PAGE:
As I stand in line at the Super America, the man ahead of me uses a credit card to pay for his gas; the clerk smiles, the transaction happens and its over. My turn to pay and I use my credit card…the clerk tells me, “We’ve had a lot of fraud here, and can I see your identification?” I quickly remind the clerk he did not ask the man before me for identification. But without hesitation, I look at this guy and hand him my drivers license. If do not comply and police are called, I put myself in the position of being a target for an old-fashioned police ass-whipping, or maybe end up dead —simply for questioning what authority-institutionalized racism is supposed to have over me in a hyphenated post-post something world.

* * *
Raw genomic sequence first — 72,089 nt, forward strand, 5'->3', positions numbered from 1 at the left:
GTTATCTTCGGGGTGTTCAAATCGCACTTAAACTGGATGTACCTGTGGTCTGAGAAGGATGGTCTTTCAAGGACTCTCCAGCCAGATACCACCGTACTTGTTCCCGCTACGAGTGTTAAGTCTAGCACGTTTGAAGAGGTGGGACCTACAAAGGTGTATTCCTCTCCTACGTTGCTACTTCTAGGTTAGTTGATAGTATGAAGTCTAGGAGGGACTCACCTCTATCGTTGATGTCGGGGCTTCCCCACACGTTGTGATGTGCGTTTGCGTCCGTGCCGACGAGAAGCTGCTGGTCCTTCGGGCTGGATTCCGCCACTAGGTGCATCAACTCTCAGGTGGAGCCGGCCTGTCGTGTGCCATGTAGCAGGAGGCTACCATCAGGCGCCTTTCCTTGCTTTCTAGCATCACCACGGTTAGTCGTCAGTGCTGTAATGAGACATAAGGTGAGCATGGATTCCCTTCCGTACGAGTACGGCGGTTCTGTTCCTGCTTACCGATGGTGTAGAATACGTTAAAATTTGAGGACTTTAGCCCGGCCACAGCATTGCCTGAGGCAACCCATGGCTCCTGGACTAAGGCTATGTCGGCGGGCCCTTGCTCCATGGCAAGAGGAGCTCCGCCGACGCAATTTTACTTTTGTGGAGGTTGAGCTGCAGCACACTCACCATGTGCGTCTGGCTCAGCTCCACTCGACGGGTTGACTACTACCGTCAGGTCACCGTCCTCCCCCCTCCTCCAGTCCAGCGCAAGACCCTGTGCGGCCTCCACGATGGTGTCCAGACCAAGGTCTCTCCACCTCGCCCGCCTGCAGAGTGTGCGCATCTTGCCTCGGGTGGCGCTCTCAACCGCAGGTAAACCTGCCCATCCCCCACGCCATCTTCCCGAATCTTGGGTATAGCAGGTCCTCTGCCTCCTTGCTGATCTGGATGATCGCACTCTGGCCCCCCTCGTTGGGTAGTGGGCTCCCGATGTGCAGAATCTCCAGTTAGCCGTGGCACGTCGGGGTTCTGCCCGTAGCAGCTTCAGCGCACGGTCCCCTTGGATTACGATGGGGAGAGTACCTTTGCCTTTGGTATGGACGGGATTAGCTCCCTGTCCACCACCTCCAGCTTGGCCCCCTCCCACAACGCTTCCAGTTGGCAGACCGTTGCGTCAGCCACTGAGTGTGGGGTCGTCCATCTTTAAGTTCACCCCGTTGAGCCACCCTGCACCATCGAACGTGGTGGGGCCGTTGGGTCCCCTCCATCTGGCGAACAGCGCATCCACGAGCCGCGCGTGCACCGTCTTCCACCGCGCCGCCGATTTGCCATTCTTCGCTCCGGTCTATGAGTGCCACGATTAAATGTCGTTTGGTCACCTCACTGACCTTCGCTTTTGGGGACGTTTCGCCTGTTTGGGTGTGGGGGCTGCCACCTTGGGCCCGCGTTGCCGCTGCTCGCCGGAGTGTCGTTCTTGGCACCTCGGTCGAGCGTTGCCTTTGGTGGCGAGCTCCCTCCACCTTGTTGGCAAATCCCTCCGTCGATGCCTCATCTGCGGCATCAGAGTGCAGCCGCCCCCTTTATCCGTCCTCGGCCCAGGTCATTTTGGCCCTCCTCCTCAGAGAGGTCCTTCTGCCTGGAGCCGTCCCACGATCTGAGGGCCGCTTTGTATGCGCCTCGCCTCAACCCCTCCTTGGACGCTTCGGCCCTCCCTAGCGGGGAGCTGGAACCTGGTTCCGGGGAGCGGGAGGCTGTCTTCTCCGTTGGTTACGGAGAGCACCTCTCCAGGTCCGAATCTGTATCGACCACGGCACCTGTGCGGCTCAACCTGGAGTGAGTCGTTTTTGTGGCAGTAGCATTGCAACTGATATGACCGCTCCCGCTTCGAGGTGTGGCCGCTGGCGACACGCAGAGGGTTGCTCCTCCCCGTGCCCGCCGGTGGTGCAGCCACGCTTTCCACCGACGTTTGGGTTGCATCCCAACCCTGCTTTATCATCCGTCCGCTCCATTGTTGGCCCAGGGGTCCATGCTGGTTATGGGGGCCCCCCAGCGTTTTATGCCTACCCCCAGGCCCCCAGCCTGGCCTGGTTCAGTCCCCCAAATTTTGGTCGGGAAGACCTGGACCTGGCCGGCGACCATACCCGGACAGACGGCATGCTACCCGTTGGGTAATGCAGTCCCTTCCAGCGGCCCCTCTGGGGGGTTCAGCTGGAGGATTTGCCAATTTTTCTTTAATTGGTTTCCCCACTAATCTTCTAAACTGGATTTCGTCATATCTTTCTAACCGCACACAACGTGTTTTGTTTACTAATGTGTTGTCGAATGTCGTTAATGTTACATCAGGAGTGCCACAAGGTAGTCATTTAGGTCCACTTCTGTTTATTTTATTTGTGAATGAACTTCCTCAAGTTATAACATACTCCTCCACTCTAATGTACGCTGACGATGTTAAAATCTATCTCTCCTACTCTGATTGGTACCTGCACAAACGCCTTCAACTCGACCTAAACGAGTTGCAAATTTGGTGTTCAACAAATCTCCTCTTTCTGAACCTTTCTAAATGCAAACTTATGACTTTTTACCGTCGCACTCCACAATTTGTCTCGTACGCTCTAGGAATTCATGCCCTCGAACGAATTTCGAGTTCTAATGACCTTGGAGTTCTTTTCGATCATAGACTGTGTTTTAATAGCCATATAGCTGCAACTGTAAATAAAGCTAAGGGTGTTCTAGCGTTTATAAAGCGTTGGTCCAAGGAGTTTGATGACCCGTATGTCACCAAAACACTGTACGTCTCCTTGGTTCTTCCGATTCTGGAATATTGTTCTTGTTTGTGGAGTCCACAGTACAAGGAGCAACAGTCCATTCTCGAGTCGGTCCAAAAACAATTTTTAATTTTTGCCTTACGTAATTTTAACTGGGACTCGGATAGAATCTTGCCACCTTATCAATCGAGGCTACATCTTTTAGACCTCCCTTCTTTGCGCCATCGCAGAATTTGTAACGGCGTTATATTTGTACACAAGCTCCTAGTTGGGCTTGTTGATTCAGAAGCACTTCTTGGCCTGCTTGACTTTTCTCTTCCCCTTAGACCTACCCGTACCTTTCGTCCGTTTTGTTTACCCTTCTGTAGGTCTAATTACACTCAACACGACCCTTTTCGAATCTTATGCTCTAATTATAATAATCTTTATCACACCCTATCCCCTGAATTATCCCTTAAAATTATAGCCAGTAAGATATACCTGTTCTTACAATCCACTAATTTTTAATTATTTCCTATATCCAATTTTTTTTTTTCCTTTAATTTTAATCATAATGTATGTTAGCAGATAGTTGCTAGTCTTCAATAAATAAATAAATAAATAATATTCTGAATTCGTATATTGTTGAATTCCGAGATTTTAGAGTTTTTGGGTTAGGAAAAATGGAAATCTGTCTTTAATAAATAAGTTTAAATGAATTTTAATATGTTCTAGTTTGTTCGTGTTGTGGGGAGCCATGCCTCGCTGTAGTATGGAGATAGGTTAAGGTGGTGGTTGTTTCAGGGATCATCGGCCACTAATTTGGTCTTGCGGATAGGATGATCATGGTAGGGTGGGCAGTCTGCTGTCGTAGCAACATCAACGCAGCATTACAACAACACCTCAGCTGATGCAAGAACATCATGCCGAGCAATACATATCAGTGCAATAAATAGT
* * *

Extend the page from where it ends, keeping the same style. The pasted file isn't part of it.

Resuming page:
When I hear super-rich music celebrities like Pharrel and Common talk about the New Black, who according to Common the New Black doesn’t blame other races for our issues, it makes his argument on blackness into an ignorant mentality that undermines the black body. Pharrell said in an interview posted on the Daily Beast, “The New Black dreams and realizes that it’s not pigmentation: it’s a mentality, and it’s either going to work for you or it’s going to work against you. And you’ve got to pick the side you’re going to be on.”